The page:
Message Three: A circular economy is a resilient and climate-resistant economy: A circular economy that deals with materials, energy, space, water, and food intelligently is also a resilient and adaptive economy, and one which can better adapt to external trends. Examples of external developments are, of course, climate change as well as demographic developments and technological breakthroughs. By focusing on maximum retention of value of the materials and closing the (local) material cycles, the circular economy possesses a robustness that will also serve well when adjusting to a changing climate. The application of circular principles also makes an economy more resilient on a socio-economic level.


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Message Four: Circular regional development leads to climate change: Circular spatial development results in climate gains through the reuse and more intensive use of space that is already in use, rather than taking up new open space. This supposes design and construction practices that take easy adaptability, multifunctional use, and temporary use into account.

Message Five: Taking the footprint of consumption into account: Footprint indicators map out the impact of consumption in terms of greenhouse gas emissions (carbon footprint) and material consumption (material footprint) globally. The power of these footprint indicators is that they provide direction in terms of where the major impacts are and can prevent problems from being solved by shifting them abroad or by de-localising production. These indicators also take the impact throughout the entire value chain into account, which is essential for monitoring a circular economy.

Message Six: Carbon as a resource in a circular economy: For several years now, techniques have been developed in which the CO2 that is released by industrial processes is captured and converted into valuable applications (e.g. construction materials, raw materials for the chemical industry, etc.). This use of CO2 as a raw material for products is known as Carbon Capture and Utilisation (CCU). Some CCU technologies make use of other residual flows (e.g. leftover materials from metal slags), which makes it possible to recycle these waste flows. This way, CCU can contribute to a circular economy for carbon-based materials.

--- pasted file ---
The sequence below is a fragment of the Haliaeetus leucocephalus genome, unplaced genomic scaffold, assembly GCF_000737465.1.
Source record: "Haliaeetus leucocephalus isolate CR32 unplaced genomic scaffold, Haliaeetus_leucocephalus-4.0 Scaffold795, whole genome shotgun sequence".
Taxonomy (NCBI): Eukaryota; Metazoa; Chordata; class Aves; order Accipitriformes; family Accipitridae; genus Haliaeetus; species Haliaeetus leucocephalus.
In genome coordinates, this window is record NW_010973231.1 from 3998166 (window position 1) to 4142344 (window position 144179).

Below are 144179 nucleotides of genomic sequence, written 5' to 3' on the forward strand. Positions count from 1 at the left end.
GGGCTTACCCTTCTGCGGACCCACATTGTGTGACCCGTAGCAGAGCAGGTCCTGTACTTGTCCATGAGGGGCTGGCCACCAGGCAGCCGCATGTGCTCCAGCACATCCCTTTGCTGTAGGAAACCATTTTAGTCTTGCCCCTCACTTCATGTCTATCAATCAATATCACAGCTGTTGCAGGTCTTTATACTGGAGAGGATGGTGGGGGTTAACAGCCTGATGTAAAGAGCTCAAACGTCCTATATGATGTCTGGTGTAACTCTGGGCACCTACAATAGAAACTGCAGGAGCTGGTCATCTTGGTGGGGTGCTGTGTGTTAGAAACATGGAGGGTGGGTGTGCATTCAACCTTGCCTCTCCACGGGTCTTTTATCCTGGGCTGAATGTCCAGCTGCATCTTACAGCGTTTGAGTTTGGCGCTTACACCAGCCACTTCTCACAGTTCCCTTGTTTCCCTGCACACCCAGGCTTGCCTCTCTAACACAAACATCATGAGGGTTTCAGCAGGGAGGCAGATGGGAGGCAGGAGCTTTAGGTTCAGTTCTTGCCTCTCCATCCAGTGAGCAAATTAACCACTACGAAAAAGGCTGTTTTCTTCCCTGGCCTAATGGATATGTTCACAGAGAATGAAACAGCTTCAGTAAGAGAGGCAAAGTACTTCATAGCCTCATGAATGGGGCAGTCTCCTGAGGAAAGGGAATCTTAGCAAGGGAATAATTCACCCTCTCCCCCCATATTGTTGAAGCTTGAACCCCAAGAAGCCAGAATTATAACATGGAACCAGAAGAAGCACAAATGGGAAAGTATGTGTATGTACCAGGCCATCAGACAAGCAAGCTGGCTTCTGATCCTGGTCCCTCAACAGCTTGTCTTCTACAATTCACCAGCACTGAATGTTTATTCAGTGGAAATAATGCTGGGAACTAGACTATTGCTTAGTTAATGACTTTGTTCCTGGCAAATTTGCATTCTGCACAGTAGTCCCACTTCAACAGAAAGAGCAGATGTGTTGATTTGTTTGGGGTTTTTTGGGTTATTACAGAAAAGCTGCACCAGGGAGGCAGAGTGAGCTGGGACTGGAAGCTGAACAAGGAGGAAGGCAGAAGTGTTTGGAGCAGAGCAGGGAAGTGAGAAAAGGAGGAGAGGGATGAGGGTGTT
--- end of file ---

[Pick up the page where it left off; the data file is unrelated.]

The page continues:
Message Seven: A new fiscal and legal framework is necessary for the transition to a circular and low-carbon economy: The transition to a circular and low-carbon economy requires a fiscal transition (a thorough shift from taxing labour to taxing (raw) materials, waste, and energy) and adapting the legal and legislative frameworks.

In addition to this, the government must make room for jointly managed commons as the third pillar of society, in addition to the market and the government. Commons are what is shared and maintained without organisation by a governmental authority or via traditional commercial transactions. Citizens and companies organise themselves into platforms or associations that are focused on the shared use, maintenance, or further development of commons (e.g. open knowledge, shared goods and buildings, infrastructure, land, neighbourhood parks, material flows, energy, etc.).

(Source: “Seven Messages about The Circular Economy and Climate Change” by, 2019)